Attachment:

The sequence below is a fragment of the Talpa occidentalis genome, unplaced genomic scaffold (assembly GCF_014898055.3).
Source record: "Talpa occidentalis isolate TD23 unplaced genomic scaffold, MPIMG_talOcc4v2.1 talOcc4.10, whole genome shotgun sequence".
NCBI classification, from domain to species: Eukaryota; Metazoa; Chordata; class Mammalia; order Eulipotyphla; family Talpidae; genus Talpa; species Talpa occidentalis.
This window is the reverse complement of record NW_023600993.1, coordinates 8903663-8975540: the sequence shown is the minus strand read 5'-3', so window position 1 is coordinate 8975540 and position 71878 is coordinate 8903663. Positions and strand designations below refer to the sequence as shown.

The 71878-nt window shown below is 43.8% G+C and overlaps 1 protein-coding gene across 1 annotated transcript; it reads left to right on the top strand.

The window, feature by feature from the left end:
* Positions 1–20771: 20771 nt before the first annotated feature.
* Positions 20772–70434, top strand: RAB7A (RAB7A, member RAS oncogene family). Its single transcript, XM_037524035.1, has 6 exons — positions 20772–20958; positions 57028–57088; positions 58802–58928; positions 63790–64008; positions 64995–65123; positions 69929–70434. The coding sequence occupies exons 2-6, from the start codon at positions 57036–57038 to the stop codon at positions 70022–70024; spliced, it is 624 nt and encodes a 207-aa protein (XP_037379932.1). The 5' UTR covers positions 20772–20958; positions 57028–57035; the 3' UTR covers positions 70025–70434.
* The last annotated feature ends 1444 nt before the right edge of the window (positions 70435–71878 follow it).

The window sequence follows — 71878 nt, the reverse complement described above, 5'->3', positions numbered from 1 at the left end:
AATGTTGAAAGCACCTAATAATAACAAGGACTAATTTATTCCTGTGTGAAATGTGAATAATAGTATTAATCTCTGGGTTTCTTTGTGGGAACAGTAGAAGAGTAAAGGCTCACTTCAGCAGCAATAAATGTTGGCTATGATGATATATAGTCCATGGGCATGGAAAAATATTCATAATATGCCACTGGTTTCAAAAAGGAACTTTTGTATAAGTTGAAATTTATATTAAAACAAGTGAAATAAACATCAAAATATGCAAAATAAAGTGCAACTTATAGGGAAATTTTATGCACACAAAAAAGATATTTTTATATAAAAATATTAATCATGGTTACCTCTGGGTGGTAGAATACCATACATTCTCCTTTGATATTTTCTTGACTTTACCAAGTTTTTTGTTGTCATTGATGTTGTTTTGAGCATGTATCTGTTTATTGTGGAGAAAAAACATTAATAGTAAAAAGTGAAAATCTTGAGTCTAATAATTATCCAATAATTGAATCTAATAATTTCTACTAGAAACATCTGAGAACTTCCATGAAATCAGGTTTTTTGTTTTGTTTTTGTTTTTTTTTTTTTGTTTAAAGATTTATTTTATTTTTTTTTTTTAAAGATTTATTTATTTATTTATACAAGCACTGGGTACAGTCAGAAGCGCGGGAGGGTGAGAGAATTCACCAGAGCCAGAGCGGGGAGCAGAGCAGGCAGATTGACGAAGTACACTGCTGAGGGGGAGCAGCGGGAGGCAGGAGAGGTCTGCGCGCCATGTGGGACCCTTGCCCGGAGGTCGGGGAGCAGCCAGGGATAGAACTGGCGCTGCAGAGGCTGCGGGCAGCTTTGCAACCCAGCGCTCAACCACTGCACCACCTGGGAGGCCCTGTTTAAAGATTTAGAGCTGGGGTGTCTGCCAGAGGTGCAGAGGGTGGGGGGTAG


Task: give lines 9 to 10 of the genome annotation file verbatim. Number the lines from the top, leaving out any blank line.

* The last annotated feature ends 1444 nt before the right edge of the window (positions 70435–71878 follow it).

The window sequence follows — 71878 nt, the reverse complement described above, 5'->3', positions numbered from 1 at the left end: